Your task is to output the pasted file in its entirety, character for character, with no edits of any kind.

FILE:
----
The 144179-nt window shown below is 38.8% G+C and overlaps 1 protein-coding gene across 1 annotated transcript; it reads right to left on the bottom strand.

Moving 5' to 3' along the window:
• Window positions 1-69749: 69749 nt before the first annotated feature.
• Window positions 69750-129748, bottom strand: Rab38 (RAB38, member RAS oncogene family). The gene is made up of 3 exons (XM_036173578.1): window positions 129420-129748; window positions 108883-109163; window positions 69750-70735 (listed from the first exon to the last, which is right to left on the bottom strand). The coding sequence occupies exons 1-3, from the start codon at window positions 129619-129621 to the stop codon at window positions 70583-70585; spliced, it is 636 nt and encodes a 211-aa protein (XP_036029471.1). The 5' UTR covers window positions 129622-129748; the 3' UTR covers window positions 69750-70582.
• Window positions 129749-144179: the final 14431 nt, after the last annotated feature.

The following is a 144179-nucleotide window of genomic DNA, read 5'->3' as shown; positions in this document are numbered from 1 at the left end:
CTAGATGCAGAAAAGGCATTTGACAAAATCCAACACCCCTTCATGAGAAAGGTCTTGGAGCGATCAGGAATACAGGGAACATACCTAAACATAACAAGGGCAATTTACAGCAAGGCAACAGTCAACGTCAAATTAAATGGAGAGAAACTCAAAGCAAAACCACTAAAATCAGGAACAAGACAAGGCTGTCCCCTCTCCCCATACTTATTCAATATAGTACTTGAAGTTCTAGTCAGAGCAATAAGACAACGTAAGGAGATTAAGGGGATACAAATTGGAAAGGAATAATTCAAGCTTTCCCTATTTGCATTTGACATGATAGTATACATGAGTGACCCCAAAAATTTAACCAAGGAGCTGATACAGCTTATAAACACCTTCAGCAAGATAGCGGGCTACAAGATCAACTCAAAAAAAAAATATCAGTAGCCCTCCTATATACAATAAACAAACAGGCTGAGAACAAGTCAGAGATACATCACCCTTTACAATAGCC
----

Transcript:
The 144179-nt window shown below is 38.8% G+C and overlaps 1 protein-coding gene across 1 annotated transcript; it reads right to left on the bottom strand.

Moving 5' to 3' along the window:
• Window positions 1-69749: 69749 nt before the first annotated feature.
• Window positions 69750-129748, bottom strand: Rab38 (RAB38, member RAS oncogene family). The gene is made up of 3 exons (XM_036173578.1): window positions 129420-129748; window positions 108883-109163; window positions 69750-70735 (listed from the first exon to the last, which is right to left on the bottom strand). The coding sequence occupies exons 1-3, from the start codon at window positions 129619-129621 to the stop codon at window positions 70583-70585; spliced, it is 636 nt and encodes a 211-aa protein (XP_036029471.1). The 5' UTR covers window positions 129622-129748; the 3' UTR covers window positions 69750-70582.
• Window positions 129749-144179: the final 14431 nt, after the last annotated feature.

The following is a 144179-nucleotide window of genomic DNA, read 5'->3' as shown; positions in this document are numbered from 1 at the left end:
CTAGATGCAGAAAAGGCATTTGACAAAATCCAACACCCCTTCATGAGAAAGGTCTTGGAGCGATCAGGAATACAGGGAACATACCTAAACATAACAAGGGCAATTTACAGCAAGGCAACAGTCAACGTCAAATTAAATGGAGAGAAACTCAAAGCAAAACCACTAAAATCAGGAACAAGACAAGGCTGTCCCCTCTCCCCATACTTATTCAATATAGTACTTGAAGTTCTAGTCAGAGCAATAAGACAACGTAAGGAGATTAAGGGGATACAAATTGGAAAGGAATAATTCAAGCTTTCCCTATTTGCATTTGACATGATAGTATACATGAGTGACCCCAAAAATTTAACCAAGGAGCTGATACAGCTTATAAACACCTTCAGCAAGATAGCGGGCTACAAGATCAACTCAAAAAAAAAATATCAGTAGCCCTCCTATATACAATAAACAAACAGGCTGAGAACAAGTCAGAGATACATCACCCTTTACAATAGCC